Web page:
Important: Resources and Programs to Help with the Transition to Distance Education

To Our SUNY Colleagues:

In the wake of the recent coronavirus closures at SUNY, the SUNY Council on Writing would like to offer our help as courses in Writing and Rhetoric move online across the state.  We on the SUNYCoW Executive Board are thinking hard about how to teach our courses as effectively as possible while adapting to new technologies and circumstances — just as we know all our SUNY colleagues teaching Writing are — and we’d like to offer any help we can to those who feel they need it. 

The main thing we’d suggest as we move online is that we all stick to the basic pedagogical goals we have set for ourselves as teachers of Writing.  We are keenly aware, even concerned, that the need to move courses online at this moment could get mixed up with the larger move to distance learning in ways that might not serve our students well and, at moments, might undermine fundamental pedagogical practices and goals in the field.

Though we recognize that not all teachers are equally prepared to move their courses online, we also think we can find ways to do this that manageably preserve the features of courses in Writing and Rhetoric that we most value, including critical thinking, attentive, reflective reading, peer workshop, drafting, and revision.  In fact, since most courses now being moved online have meeting times to which students are already committed, we believe that some relatively simple, accessible technologies may allow us largely to continue from home what we’ve started in our on-ground classrooms.

So this moment presents a challenge, of course, but we believe that by helping one another as colleagues, we can make this shift effectiv​ely.

Toward that end, the Council would like to (1) recommend some simple resources, and (2) initiate a few new programs in an attempt to offer some collegial help.

The resources:

  • First, of course, begin by consulting the technology services professionals and teaching-learning specialists on your own campus!  Those offices can tell you what technology resources are available on your campus and should be your first line of support as you move online.
  • To simulate a face-to-face classroom, consider using: zoom, google meets, collaborate (available in Blackboard). For many, these platforms may offer a way to simply continue to meet as a group, which many students seem to like.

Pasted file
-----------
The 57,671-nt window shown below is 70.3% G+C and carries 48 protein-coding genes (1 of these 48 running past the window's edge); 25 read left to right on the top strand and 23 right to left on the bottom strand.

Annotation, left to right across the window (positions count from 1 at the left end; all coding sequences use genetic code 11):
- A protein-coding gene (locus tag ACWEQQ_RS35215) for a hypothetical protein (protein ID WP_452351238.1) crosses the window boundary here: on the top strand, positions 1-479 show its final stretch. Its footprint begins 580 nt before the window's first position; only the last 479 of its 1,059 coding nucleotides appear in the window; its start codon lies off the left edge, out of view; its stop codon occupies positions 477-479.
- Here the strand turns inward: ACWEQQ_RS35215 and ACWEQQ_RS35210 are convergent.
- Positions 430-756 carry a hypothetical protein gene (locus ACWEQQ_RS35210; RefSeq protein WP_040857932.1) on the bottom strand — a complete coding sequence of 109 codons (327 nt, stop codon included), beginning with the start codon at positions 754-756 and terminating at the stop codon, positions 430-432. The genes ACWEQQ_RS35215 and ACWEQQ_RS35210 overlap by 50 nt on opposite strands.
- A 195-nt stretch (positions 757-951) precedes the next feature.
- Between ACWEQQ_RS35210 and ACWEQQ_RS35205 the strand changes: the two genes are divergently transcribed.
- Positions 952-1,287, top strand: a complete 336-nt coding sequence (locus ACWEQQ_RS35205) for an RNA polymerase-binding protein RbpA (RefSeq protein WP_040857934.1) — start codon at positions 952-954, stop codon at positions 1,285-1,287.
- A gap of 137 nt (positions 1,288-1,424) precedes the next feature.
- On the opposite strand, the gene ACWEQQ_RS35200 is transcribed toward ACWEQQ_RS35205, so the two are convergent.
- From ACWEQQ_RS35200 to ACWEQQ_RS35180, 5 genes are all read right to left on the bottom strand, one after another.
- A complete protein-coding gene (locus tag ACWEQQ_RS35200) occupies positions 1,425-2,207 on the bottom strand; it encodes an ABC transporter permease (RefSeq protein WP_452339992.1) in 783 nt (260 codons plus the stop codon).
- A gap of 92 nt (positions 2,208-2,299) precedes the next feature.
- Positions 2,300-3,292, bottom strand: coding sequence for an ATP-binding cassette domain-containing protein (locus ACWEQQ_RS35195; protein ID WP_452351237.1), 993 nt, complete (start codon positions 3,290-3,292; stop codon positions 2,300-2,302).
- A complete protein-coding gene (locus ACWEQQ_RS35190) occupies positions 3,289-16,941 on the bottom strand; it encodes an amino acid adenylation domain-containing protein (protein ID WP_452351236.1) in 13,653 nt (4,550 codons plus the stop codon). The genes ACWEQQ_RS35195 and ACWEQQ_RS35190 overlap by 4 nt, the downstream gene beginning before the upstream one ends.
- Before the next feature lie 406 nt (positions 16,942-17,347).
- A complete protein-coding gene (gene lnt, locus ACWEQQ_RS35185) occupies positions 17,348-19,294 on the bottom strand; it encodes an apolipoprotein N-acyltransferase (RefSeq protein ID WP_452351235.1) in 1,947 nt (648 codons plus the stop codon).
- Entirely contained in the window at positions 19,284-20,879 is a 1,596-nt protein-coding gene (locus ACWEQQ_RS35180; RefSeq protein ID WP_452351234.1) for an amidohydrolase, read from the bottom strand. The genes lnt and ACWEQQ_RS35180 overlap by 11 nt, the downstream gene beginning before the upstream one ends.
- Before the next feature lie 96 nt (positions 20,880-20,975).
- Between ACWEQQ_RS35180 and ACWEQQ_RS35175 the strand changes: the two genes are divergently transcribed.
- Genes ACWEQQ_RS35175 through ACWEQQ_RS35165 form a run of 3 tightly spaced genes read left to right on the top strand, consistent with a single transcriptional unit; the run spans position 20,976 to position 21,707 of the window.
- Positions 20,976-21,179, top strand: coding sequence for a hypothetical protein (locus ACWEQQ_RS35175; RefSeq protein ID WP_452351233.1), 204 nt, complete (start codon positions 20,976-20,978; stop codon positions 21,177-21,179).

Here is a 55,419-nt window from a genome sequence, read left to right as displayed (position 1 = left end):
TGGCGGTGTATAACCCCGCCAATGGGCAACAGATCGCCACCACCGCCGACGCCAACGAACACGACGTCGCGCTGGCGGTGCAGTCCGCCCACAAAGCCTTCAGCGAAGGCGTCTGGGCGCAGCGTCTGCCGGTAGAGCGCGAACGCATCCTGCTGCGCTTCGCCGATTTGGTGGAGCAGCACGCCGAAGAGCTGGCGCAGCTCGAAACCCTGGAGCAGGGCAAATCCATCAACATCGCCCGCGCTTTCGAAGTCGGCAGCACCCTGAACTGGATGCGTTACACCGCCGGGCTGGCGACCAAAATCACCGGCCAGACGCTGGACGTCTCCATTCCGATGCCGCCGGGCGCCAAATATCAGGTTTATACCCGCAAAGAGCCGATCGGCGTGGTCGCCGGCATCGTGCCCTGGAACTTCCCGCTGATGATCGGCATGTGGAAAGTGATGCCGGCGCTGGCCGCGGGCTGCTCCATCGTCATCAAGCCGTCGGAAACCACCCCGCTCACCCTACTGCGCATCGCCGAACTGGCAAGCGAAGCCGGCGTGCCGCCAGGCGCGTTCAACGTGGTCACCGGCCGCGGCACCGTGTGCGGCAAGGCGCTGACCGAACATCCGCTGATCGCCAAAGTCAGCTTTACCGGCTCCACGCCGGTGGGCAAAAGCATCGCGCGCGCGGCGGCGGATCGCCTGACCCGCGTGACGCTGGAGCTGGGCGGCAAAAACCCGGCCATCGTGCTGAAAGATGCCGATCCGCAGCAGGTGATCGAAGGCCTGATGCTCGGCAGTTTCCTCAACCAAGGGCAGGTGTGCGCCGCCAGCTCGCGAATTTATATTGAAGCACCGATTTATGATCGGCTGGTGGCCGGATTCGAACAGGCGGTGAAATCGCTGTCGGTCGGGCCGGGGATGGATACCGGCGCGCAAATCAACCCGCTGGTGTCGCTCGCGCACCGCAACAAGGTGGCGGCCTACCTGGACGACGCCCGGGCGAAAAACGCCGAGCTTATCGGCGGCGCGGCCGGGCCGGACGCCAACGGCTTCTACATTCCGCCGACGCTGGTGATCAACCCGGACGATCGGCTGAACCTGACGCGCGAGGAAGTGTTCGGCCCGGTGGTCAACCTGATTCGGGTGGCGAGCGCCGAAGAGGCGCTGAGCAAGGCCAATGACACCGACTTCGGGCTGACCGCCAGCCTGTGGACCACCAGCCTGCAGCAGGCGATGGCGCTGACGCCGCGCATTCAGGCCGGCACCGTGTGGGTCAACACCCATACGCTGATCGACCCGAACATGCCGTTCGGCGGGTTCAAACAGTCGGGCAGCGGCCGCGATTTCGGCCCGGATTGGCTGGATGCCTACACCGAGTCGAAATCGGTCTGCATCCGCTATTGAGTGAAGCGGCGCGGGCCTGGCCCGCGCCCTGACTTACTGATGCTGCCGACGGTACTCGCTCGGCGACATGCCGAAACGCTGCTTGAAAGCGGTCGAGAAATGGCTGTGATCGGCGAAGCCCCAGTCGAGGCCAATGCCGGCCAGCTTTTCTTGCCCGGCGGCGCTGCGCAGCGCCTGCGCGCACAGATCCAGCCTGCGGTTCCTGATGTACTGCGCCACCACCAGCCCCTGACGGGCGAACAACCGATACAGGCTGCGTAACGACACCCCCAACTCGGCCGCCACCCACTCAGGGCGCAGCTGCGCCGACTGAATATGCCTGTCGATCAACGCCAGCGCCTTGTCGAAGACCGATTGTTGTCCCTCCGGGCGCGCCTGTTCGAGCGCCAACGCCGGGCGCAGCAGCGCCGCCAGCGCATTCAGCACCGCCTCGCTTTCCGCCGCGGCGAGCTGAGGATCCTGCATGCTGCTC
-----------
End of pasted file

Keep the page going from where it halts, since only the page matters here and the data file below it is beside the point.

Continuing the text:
• To facilitate peer workshops, consider using: Google Docs, Zoom breakout rooms, and “Groups” on Blackboard.
  • To consider consensus points in the field about online instruction, see CCCC’s web page on Principles and Example Effective Practices for Online Writing Instruction.

The new programs:

  • OPEN DROP-IN HOURS:  Want to talk with a colleague or two who’s been thinking about online instruction and might offer some help?  Either a SUNYCoW Board member or some other colleague from across the state will be available from 1-3 every day for the next week at https://zoom.us/j/690957123 to try to help answer questions.  Just click on the url above (which means that, as an added benefit, you’ll also see Zoom modeled if you’ve never used it).  
  • FACEBOOK: Please join us on our Facebook Group anytime for more interactive conversations, to get to know colleagues with expertise and ask them questions, or to share your experience and resources.  We will also crosspost from our blog and Twitter. 
  • BLOG:  We will be adding resources to our new “SUNY Writes!” blogzine where SUNY writing instructors can share teaching ideas and resources that will be helpful during and beyond this crisis 
  • A WEBINAR: We’re working on an online panel discussion in which SUNY writing educators with experience and expertise will discuss key issues around a few topics, followed by Q&A.  Details to follow. 

We hope SUNYCoW can offer some level of support during these extraordinary times.  We can’t answer all your questions, especially with respect to individual technologies, but we hope that together, as colleagues, we can help one another find ways to continue to offer the sorts of effective, rigorous courses that teachers of writing across the system always have.

Members of the SUNYCoW Executive Board

19 March 2020